The Sound of Money

Many of you will have watched last evening’s Sound of Music on NBC starring Carrie Underwood, Stephen Moyer, Audra McDonald and Laura Benanti.

Regardless of how you feel about the movie with Julie Andrews or the original play with Mary Martin, this production was a big deal, drawing 18 million viewers, making NBC very very happy. It matters not a bit how the production was perceived by the critics, as the only thing NBC was looking to discover was “who would watch”. Given these numbers it will be considered a “smash hit” by the TV Execs and that’s all they care about.

The artistic quality, of course, is something very different to discuss and it can be argued both ways – that it was an artistic achievement of quality or that it was artistically a disaster of rather big proportions. There were plenty of both of these opinions on the blog-o-sphere. Carrie Underwood is a very good belter, but she can only belt. No one seemed to care much about that, but I certainly did.

Belting as a vocal quality is loud, especially above A440. This quality arises out of powerful energy associated with passion, drama, declaration, and intensity. It can also be frightened or angry. It isn’t generally associated with tenderness, refinement, dignity, old-fashioned femininity, intimacy or purity. Hmmmmm.

We are enured to loud singing. It no longer represents “human” qualities, it represents loud singing for its own sake, as an end it itself. It no longer has any qualities associated with it, although “in real life” those qualities still exist, and it doesn’t carry any impact insofar as the volume because everything is controlled by the engineers. If the sound is loud, it can be softened, and if its soft, they can make it louder.

What the technical people cannot do is make the vocal quality be different. Only the vocalist can do that. There were a few times last night when Ms. Underwood sang in what would have had to have been called a head register quality so it theoretically exists, but she did not use it where it would have been expected. Instead, Maria became a belty little thing, brassy and bold like a cowgirl from Oklahoma mostly sans the accent.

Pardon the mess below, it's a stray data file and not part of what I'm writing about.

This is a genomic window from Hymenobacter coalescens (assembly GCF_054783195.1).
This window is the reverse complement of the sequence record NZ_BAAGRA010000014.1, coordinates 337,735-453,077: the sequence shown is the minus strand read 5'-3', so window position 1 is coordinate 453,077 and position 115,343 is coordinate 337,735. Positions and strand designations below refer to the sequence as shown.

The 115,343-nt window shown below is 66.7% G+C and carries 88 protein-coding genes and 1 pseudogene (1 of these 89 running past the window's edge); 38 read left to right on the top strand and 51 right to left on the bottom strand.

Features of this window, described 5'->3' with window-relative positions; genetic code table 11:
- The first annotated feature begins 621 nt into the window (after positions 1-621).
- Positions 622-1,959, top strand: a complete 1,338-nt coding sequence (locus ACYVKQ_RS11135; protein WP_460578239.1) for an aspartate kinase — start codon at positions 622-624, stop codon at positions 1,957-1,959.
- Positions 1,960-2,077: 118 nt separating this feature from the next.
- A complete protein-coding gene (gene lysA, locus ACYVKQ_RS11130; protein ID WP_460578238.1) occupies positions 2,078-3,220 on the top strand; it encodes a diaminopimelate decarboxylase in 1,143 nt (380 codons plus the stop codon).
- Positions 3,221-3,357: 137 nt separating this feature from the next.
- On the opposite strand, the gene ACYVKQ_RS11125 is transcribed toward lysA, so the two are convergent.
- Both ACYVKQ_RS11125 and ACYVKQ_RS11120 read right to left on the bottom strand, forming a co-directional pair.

The people who surrounded her, especially Ms. McDonald and Ms Benanti, who can sing in ANY vocal quality, were far superior in both acting and singing to Ms. Underwood, but sadly, they are nowhere near as popular or well known. Even Ms. McDonald, who has been on TV, is mostly known only to Broadway audiences/fans. An artist of her calibre, or of Ms. Benanti’s, standing alongside a newcomer who is making her debut in front of 18 million people, live, has to be both secure and kind hearted. They made Ms. Underwood look bad simply by being so experienced and professional. No one cared. Mr. Moyer was there, too, and he was OK, his singing was acceptable. The music he sings doesn’t ask for much, but he sounded the way many of them typically do. No obvious changes. (How about Michael Bolton as von Trapp?)

Mark my words, we have heard the very last of “legit” sounds for all Marias to come, particularly in a big, serious production. This TV show will change Maria forever into a belty role and the show will go on, in both forms perhaps (TV version and live theatrical show) to find new fans. The lack of appreciation in the general public for a well trained voice will continue to decline overall due to the lack of music education in school. Audiences just don’t know the difference. In fact, in ALL of the reviews and comments, absolutely no one mentioned this belting difference. It was of no importance to anyone, and that is a loss.

Maria wasn’t a washer-woman. She was not Ado Annie. She was sweet, naive and perhaps innocent. She was devout enough to want to enter a convent where her belting would have stuck out like a sore thumb.  Oops. Not important, not anymore. Too bad. Why was this ignored, aside from the above reasons?